Having won six games in a row and 26 of their last 21 games, the Jays were alone on top of the East Division.

 

The stopper is back!

The Jays needed another solid performance from Mark Buehrle and he was up to the task while Jose Bautista gave him some breathing room with his 10th homer of the season against C.J. Wilson and the Angels in the first inning.

A three-run lead that the crafty lefthander almost lost in the third inning as Mike Trout reached him for a two-run double. But, he settled down.

Brett Lawrie celebrated his return to the lineup by hitting his seventh homerun, a two-run blast in the sixth inning. Then, Steve Delabar and Casey Janssen took over on the mound and sailed the rest of the way, as Juan Francisco gave the Jays a four-run lead.

Francisco came in the eight inning after Colby Rasmus pulled a muscle, running to first base.

Janssen looked pretty sharp as he toed the mound for the first time this season and the Jays prevented the sweep. Buehrle had his league-leading seventh win.

Then, the Indians came to town and R.A. Dickey notched his fourth victory while Janssen recorded his first save.

Francisco kept his hot bat going with his sixth homerun while Adam Lind, back from the disabled list, added a two-run double before Janssen came in to preserve a 5-4 victory.

But it was a different story on the next days as the Indians humiliated the Jays by a score of 15-4.

Dustin McGowan was roughed up for four runs on nine hits and Marcus Stroman experienced a second tough outing. The Indians scored five times on five hits and a walk as the young righthander lasted only an inning and a third.

His ERA ballooned to 12,79 and the former first round pick doesn’t seem at ease when used in relief. Once a bit more experienced, I think that he should be considered a starter and not a reliever.

Then J.A, Happ had another very good start which indicates that he might replace McGowan ( who is going to the bullpen) as the Jays’ fourth or fifth started.

The tall southpaw put the Jays back on their winning path as he tamed the Indians over the first six innings, allowing only one run on six hits, a solo shot by David Murphy in the fifth inning.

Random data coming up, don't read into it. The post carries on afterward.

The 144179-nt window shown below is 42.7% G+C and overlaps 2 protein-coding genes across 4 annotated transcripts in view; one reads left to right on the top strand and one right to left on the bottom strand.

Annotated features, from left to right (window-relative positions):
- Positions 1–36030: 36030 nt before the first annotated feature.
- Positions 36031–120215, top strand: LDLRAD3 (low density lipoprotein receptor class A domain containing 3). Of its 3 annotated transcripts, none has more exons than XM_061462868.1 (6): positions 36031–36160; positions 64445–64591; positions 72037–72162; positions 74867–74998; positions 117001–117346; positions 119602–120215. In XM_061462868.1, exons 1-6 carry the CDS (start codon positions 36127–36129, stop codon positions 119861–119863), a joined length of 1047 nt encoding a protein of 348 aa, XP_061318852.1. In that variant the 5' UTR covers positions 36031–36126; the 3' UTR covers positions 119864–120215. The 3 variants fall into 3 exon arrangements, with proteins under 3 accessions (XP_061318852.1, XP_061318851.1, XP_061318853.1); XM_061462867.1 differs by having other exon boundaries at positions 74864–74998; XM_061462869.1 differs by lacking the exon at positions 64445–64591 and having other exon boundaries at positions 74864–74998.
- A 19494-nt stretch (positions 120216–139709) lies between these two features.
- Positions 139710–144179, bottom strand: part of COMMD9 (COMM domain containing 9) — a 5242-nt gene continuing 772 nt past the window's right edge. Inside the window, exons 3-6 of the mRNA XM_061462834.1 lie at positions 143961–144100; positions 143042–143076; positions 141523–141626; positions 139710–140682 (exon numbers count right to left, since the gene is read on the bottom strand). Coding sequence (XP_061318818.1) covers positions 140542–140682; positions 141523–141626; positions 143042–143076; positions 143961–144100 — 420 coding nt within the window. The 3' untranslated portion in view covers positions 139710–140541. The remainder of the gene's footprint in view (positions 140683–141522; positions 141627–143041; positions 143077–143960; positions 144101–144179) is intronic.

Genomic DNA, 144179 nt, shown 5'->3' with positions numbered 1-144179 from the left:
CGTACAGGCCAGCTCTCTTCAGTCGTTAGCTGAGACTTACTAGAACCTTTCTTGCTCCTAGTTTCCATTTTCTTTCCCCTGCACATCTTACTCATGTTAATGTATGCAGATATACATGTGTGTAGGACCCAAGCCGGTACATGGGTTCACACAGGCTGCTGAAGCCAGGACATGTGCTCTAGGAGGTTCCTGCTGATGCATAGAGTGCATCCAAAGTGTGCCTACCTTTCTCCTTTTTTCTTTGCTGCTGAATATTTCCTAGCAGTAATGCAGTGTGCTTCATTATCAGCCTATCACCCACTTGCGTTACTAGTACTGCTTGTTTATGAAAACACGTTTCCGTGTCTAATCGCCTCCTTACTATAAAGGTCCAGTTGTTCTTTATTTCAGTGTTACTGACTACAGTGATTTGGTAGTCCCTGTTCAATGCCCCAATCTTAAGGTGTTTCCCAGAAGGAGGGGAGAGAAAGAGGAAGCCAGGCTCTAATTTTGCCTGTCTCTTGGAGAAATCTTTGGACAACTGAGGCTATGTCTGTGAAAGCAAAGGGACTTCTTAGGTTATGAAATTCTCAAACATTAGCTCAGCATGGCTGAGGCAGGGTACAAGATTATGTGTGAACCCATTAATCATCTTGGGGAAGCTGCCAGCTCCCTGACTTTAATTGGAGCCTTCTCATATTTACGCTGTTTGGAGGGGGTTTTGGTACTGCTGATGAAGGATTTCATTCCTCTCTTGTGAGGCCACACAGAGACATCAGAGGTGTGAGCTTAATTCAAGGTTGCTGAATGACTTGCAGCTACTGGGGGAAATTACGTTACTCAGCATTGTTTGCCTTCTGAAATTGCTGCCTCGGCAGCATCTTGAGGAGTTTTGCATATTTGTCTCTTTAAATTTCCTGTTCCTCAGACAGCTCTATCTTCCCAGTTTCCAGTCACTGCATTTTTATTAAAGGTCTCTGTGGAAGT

The Jays again used the long ball as their favorite weapon. Edwin Encarnacion hit two and Francisco added one and the Jays beat the Indians by a 4-2 score.

Casey Janssen pitch a perfect ninth inning for his second consecutive save.

The next day, the Jays announced that Dioner Navarro’s name was put on the  bereavement/family medical emergency list while Colby Rasmus was put on the 15-day disabled list. Catcher Erik Kratz and outfielder Anthony Gose were recalled from Buffalo.

The first game of the three-game series in Texas was quite a pitching duel between young Drew Hutchison and the Rangers’ ace Yu Darvis. And Hutchison came out the winner as he recorded his first complete game and first shutout, a three-hit 2-0 win.

Hutchison and Darvis went toe-to-toe for seven innings, but in the eight, Melky Cabrera gave Hutch all the support he needed. Cabrera followed two bunt singles by Kratz and Gose with a two-run double as the Jays came out on top.

Then, Mark Buehrle could not register win number eight even if he was leading  2-1 when Aaron Loup took over. Loup could not hold the lead and the Rangers tied the score.

But, doubles by Kevin Pillar and Gose gave the lead back to the Jays and Delabar and Janssen were perfect the rest of the way.

Janssen preserved the 3-2 win for his third save of the season.

But the Jays were not able to complete the sweep in the series finale as they experienced their worst game, defensively, of the season with four errors. On top of that, their offense went 0-for-6 with runners in scoring position.

R.A. Dickey was not on top of his game as he allowed four runs, three earned, on three hits and three walks over the first six and a third innings. He probably deserved a better fate, but young Todd Redmond was roughed up for two runs on three hits as he lasted only one third of an inning in relief.